Mark Lancaster MP

12 JAN 2016

MK News - Paris Climate Summit

In the weeks before Christmas, the Paris climate summit saw a total of 194 countries come together to negotiate for the first time ever a global deal for tackling climate change.

From a local perspective, our city has always set itself apart and in environmental policy it is no different. As part of our aspirations to become a Smart City, MK has made considerable progress towards becoming energy efficient and reduce carbon emissions in line with national and international targets. For example, MK hosts a range of advanced energy installations, such as the Falcon smart grid, an extensive electric vehicle charging infrastructure, and a district heating system, as well as the more conventional renewable power generators such as the windfarm near Emberton.

Even prior to the summit taking place, Transition MK organized a rally in Campbell Park where local campaigners pledged their commitment to reduce their individual carbon footprint and put pressure on the Government to push climate change higher up the political agenda, something echoed internationally at the Paris summit.

Beginning with the targets set there, all countries involved in the agreement committed to reduce their carbon emissions. Put together, these could limit the global temperature rise to 2.7 degrees Celsius. Similarly, global warming is to be kept 'significantly below' 2 degrees Celsius, with countries aiming for the ambitious target of 1.5 C. The final key target agreed upon was for net-zero emissions after 2050, showing an international commitment to decarbonizing.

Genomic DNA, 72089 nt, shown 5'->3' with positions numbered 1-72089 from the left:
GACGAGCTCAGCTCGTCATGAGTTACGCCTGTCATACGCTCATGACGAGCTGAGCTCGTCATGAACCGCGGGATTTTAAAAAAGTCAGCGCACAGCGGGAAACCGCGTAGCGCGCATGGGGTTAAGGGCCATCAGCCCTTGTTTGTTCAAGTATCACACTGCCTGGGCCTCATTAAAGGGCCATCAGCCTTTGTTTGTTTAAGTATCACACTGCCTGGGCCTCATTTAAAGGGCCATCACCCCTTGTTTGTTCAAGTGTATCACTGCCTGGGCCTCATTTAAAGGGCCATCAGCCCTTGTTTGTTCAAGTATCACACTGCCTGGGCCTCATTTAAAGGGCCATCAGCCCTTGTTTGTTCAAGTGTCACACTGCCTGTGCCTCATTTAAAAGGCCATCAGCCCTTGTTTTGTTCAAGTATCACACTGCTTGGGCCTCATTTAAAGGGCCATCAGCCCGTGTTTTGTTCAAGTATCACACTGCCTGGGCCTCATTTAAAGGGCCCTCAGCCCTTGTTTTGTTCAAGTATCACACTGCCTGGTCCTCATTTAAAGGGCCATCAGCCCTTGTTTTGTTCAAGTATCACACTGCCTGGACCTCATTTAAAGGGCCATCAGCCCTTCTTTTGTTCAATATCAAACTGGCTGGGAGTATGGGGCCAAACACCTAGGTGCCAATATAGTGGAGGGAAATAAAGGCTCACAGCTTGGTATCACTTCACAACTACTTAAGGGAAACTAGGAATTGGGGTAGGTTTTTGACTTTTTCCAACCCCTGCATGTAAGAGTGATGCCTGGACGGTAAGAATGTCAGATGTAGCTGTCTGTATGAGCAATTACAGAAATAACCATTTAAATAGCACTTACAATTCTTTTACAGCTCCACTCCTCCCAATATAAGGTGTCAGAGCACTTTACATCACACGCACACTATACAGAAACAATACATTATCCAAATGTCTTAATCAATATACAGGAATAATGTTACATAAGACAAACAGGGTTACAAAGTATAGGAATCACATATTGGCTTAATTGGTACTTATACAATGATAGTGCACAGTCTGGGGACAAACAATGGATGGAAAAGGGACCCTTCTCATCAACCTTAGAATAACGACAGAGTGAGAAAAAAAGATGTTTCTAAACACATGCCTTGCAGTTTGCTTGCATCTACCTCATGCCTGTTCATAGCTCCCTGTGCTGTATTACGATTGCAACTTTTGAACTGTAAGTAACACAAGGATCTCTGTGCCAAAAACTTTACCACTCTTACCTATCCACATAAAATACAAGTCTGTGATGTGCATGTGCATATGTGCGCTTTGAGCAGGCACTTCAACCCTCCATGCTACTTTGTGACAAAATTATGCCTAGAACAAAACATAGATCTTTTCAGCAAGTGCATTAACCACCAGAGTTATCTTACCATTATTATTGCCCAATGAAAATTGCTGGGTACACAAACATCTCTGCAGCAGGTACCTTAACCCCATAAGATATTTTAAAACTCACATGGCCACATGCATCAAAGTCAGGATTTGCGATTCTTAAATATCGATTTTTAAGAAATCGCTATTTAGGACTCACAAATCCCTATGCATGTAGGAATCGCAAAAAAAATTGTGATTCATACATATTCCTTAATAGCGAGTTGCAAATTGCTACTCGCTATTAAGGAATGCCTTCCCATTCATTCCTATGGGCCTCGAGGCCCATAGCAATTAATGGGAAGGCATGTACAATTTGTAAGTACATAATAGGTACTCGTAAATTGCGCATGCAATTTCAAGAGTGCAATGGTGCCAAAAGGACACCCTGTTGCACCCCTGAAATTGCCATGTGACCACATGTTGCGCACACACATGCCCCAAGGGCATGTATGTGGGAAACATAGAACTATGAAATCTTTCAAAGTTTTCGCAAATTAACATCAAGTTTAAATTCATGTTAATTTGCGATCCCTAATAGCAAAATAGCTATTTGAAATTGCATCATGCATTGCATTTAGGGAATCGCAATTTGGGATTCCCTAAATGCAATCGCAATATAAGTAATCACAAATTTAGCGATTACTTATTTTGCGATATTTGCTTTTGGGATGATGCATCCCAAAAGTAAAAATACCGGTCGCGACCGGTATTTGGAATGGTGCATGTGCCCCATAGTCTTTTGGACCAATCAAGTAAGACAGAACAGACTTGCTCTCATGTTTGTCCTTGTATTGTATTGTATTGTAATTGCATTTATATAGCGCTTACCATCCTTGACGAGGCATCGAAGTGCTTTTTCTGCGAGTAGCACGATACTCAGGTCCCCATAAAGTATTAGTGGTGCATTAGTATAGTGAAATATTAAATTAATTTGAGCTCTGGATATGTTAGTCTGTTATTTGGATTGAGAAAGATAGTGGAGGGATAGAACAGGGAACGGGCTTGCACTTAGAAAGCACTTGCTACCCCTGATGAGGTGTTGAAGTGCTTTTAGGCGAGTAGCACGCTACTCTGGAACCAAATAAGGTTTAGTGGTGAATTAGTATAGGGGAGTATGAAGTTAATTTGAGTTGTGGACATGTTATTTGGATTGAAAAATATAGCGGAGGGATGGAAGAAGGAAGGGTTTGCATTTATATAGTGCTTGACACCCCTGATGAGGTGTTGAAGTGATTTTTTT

However, considering the number of diverse economies and cultures present at the summit, certain measures were included to ensure that these targets are achievable.

As such, rich countries agreed to continue providing money for poorer countries, known as 'climate finance', to adapt to climate change and constrain their emissions as they develop. Equally, signatories will review their emission-cutting pledges every five years, and there will also be a system to monitor and verify that the necessary efforts are being made to deliver on the agreement.

By itself the Paris agreement will not keep climate change below levels that pose a global threat, yet it does show a sign of global solidarity and sets the foundations to tackle it. Not just at the international and national level, but at the local and individual, whether it be through recycling, reducing energy use in the home, changing travel habits and the like, together we can make the difference and reduce the effects of climate change.

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